Friday, April 25, 2003
Carlisle police urge care with personal information
Recent news events have brought to light how easy it is for unscrupulous hackers to steal our identities and ruin our financial lives. In 2002, federal authorities cracked a ring responsible for the largest case of identity theft in U.S. history.
With a few keystrokes, 30,000 people's identities, bank accounts and credit profiles were savaged last year when a software company employee stole access codes and passwords for 30,000 people whose bank accounts were drained, while credit card accounts were opened, used to buy merchandise and establish lines of credit. Officials say the losses exceeded 2.7 million dollars in that one case alone. People are left on their own to straighten out their affairs and restore their financial standing within the community.
What can the average consumer do? The truth is, you cannot prevent identity theft from occurring, but here's what you can do to minimize your change of becoming a victim.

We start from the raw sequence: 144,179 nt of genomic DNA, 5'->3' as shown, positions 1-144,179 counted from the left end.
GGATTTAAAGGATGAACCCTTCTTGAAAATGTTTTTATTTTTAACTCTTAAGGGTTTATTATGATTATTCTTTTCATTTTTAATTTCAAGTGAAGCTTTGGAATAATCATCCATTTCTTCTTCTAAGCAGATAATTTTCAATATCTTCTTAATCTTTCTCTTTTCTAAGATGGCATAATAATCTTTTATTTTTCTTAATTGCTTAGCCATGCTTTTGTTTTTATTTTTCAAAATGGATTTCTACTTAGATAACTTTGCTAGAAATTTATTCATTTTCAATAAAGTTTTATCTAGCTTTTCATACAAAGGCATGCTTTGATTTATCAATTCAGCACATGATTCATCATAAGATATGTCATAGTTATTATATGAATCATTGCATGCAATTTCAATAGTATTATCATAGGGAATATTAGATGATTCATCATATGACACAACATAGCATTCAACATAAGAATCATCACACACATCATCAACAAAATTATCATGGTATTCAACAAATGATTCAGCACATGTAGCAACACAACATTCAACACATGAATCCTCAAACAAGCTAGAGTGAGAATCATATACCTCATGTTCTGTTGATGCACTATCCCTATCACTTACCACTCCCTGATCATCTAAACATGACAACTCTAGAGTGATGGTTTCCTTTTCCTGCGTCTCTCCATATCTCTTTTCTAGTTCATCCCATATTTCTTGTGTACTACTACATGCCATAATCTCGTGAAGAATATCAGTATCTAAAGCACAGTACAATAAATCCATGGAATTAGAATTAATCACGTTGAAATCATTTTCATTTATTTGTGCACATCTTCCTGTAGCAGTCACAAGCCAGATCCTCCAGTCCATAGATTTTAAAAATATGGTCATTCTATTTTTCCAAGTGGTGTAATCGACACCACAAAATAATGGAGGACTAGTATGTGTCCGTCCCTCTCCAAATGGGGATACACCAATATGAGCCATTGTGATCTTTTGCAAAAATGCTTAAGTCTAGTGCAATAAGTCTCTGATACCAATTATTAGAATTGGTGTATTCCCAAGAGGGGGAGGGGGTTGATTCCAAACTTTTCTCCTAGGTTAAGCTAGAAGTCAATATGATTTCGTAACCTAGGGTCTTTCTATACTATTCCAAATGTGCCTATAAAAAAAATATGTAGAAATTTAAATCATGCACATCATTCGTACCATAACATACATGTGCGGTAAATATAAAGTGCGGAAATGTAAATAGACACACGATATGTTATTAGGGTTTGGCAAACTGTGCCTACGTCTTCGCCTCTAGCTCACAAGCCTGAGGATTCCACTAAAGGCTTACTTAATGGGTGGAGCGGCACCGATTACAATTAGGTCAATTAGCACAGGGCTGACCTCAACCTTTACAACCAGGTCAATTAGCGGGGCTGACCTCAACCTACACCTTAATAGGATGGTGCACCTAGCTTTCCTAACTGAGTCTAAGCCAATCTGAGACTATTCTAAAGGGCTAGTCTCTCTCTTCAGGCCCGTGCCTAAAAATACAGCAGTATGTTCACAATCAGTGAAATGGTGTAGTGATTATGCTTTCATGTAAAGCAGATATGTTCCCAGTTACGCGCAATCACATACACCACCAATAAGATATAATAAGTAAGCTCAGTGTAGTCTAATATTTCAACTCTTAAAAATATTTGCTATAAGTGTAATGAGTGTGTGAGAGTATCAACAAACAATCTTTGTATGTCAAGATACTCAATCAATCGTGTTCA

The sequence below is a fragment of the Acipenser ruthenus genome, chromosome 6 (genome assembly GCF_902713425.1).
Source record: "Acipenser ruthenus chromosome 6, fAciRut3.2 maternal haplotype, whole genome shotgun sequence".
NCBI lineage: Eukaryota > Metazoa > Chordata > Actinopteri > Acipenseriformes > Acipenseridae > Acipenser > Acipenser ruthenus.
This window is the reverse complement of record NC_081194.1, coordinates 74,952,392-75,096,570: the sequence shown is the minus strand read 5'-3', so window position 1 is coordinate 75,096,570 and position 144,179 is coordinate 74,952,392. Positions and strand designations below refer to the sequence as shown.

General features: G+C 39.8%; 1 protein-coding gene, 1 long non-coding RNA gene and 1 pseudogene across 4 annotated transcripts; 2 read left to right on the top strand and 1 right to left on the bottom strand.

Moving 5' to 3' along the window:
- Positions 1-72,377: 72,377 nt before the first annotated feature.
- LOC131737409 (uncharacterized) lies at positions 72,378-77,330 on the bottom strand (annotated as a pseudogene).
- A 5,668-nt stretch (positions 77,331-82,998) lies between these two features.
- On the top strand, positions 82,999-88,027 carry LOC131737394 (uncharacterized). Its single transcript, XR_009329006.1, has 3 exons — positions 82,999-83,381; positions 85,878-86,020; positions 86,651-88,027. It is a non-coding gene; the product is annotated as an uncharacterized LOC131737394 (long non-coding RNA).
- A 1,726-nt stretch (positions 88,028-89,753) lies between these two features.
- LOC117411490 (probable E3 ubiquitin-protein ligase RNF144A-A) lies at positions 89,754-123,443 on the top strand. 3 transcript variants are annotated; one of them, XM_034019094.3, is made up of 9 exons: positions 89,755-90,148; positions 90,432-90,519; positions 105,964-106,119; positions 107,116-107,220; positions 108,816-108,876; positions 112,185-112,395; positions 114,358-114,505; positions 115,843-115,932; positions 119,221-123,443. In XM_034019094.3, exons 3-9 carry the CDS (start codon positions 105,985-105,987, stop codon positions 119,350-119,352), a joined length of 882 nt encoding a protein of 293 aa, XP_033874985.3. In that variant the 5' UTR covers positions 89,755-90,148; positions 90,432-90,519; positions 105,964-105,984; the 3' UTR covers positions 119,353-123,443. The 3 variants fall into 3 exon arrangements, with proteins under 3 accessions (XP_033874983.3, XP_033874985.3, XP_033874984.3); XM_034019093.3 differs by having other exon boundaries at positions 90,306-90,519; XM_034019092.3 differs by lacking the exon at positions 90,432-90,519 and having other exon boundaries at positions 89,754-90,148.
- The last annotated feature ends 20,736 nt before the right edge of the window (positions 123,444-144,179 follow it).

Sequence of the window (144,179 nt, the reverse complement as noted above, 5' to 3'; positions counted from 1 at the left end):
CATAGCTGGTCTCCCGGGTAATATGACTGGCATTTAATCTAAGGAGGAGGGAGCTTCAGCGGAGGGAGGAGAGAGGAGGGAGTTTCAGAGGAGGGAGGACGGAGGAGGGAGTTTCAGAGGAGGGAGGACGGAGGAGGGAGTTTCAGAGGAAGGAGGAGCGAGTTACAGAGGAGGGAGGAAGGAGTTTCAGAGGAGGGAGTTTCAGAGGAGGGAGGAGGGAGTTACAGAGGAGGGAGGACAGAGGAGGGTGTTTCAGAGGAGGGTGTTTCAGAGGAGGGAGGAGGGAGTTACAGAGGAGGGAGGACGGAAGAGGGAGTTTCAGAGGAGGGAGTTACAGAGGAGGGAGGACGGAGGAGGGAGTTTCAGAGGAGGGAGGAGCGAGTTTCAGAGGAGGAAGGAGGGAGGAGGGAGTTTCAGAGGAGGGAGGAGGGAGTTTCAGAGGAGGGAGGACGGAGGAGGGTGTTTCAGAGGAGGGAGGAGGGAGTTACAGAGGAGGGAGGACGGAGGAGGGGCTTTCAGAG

· Check your credit reports once a year from all three of the credit reporting agencies: TransUnion (1-800-888-4213, www.transunion.com), Experian (1-888-397-3742, www.experian.com) and Equifax (1-800-685-1111, www.equifax.com).
· Do not put your social security number of driver's license number on your checks.
· Watch for people who seem to be eavesdropping on information you give out orally.
· Place passwords on your credit cards, bank and phone accounts.
· Secure personal information in your house, especially if you have roommates, employ outside help or are having service work done at your home.
· Deposit outgoing mail in post office collection boxes or at your local post office rather than in an unsecured mailbox.
· Try not to store financial information on your laptop computer. If you do, use a strong password · a combination of letters, numbers and symbols. Don't use the automatic log in feature that saves your user name and password so you don't have to enter them each time you log in or visit a web site. That way, if your laptop is stolen, it's harder for the thief to access your personal information.
· "Knowledge is Power." When it comes to preventing identity theft, the only way to maintain power over your financial information is by limiting other people's knowledge of and access to it.
© 2003 The